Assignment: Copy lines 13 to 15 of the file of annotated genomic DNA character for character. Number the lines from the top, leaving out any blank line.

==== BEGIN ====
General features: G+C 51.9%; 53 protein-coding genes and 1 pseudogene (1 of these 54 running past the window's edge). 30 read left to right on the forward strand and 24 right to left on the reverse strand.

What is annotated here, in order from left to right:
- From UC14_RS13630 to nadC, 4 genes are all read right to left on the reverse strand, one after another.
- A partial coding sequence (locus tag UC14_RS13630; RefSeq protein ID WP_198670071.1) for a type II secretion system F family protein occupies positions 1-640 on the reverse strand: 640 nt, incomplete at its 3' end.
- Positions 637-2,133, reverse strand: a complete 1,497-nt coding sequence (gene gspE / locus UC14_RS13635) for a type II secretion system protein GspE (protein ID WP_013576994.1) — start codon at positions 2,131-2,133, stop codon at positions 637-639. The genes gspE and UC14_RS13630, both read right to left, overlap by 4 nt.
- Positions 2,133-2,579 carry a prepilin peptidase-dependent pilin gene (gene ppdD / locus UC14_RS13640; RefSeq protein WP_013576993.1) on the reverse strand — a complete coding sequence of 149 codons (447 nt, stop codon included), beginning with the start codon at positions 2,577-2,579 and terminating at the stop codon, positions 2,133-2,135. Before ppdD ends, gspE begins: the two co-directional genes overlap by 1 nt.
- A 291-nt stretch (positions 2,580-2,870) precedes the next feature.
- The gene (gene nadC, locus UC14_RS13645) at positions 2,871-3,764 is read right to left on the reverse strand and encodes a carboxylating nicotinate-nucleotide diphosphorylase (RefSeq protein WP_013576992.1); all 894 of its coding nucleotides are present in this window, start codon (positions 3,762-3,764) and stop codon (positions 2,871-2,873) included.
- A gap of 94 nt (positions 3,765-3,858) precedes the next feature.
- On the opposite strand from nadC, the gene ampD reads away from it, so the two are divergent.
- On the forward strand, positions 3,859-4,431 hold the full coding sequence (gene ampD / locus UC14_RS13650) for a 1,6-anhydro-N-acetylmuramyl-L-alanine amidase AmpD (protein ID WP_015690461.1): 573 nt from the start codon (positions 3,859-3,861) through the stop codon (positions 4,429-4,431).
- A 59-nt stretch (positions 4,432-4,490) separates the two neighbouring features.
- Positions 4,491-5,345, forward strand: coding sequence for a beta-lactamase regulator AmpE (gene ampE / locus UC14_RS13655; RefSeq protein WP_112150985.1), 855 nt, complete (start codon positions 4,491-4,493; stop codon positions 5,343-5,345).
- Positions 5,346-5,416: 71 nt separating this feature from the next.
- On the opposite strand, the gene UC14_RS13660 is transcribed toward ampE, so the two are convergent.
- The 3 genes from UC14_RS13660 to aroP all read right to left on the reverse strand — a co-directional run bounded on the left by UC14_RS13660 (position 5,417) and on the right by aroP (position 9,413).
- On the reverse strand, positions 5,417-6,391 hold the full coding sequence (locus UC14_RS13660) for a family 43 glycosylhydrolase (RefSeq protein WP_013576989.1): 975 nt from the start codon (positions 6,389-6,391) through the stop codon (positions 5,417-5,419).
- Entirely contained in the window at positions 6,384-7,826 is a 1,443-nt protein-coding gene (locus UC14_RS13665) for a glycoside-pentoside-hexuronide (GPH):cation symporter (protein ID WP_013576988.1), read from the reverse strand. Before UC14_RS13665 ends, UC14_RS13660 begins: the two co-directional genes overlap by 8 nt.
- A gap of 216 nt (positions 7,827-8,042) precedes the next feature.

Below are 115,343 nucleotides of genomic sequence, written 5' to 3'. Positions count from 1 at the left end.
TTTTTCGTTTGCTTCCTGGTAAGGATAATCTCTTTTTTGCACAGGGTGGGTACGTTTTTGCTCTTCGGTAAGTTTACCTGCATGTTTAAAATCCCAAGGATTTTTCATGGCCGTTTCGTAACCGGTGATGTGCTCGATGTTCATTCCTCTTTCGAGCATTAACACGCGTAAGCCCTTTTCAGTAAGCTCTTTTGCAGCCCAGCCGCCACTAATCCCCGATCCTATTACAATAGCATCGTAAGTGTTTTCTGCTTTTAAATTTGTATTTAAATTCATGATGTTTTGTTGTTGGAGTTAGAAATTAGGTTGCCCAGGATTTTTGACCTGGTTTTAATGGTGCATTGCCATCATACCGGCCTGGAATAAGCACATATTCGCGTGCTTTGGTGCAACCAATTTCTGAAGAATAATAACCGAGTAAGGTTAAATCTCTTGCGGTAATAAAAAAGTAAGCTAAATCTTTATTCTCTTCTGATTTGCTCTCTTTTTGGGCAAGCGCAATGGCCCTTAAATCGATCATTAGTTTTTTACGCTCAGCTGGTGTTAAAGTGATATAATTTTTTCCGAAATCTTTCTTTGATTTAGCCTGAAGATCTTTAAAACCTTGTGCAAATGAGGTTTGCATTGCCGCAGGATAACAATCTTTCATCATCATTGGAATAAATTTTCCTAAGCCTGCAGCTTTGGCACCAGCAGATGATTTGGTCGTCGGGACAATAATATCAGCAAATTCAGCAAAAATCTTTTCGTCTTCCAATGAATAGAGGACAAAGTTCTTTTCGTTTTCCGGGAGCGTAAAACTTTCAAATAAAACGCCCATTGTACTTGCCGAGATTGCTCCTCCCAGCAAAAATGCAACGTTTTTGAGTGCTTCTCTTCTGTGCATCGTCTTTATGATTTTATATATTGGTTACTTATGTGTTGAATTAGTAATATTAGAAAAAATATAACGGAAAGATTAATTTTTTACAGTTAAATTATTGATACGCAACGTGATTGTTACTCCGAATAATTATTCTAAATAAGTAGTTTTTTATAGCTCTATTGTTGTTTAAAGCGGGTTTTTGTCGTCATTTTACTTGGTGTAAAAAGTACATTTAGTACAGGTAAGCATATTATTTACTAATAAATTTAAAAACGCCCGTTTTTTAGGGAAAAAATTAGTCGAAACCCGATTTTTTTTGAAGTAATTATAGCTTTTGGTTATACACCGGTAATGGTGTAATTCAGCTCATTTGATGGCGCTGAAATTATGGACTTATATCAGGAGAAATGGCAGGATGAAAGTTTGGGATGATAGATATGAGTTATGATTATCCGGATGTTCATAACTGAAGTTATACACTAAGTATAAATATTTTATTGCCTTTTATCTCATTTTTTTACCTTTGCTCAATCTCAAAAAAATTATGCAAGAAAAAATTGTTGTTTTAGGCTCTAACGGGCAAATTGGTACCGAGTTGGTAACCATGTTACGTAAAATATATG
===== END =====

- Positions 4,491-5,345, forward strand: coding sequence for a beta-lactamase regulator AmpE (gene ampE / locus UC14_RS13655; RefSeq protein WP_112150985.1), 855 nt, complete (start codon positions 4,491-4,493; stop codon positions 5,343-5,345).
- Positions 5,346-5,416: 71 nt separating this feature from the next.
- On the opposite strand, the gene UC14_RS13660 is transcribed toward ampE, so the two are convergent.